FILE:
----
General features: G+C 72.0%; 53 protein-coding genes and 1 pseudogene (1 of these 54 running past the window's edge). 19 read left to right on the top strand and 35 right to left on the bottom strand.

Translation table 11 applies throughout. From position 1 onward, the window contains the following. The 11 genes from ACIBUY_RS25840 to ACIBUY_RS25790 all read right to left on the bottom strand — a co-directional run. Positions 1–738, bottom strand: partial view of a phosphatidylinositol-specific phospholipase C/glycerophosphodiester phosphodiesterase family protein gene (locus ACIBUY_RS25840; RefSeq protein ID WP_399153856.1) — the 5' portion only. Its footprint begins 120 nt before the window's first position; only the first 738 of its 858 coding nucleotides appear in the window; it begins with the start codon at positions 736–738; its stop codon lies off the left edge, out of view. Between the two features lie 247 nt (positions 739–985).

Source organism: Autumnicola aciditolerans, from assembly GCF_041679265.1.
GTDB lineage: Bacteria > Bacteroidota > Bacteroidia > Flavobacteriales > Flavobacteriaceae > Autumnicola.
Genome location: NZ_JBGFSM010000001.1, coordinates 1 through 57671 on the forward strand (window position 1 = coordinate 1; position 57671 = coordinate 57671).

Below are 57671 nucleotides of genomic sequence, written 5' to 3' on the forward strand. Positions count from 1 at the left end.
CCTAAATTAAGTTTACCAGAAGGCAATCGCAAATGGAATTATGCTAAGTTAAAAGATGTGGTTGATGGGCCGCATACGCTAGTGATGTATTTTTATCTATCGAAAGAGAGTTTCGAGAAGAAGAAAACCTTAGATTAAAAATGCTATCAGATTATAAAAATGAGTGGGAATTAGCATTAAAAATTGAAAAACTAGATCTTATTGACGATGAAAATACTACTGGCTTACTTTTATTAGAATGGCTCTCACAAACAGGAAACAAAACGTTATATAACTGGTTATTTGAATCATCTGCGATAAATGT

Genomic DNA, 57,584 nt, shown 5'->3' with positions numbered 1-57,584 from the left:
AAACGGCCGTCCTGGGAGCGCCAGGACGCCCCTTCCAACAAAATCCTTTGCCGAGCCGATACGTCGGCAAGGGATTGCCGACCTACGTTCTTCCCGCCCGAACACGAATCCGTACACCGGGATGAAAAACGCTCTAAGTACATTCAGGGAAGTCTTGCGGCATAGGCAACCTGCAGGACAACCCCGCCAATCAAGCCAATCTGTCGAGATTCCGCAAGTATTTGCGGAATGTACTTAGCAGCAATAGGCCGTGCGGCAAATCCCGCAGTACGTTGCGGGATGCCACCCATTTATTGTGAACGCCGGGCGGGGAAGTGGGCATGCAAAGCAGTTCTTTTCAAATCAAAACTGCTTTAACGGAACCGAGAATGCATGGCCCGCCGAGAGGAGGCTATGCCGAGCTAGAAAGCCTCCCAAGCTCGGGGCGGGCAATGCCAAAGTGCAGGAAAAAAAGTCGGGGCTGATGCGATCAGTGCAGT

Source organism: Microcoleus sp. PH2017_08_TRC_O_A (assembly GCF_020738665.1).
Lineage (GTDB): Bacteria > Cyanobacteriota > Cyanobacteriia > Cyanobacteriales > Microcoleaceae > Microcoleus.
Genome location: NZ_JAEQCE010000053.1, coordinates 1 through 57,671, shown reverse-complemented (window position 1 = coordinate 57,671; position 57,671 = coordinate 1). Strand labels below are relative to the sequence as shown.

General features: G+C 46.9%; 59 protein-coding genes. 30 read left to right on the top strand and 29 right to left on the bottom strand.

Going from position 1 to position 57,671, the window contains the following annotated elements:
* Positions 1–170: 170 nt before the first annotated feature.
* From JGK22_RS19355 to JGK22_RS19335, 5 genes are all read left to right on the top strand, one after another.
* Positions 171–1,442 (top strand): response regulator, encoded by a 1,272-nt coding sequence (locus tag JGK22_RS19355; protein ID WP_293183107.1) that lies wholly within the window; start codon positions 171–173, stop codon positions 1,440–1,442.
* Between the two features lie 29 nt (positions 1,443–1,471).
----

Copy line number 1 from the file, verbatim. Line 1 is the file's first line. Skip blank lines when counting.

General features: G+C 72.0%; 53 protein-coding genes and 1 pseudogene (1 of these 54 running past the window's edge). 19 read left to right on the top strand and 35 right to left on the bottom strand.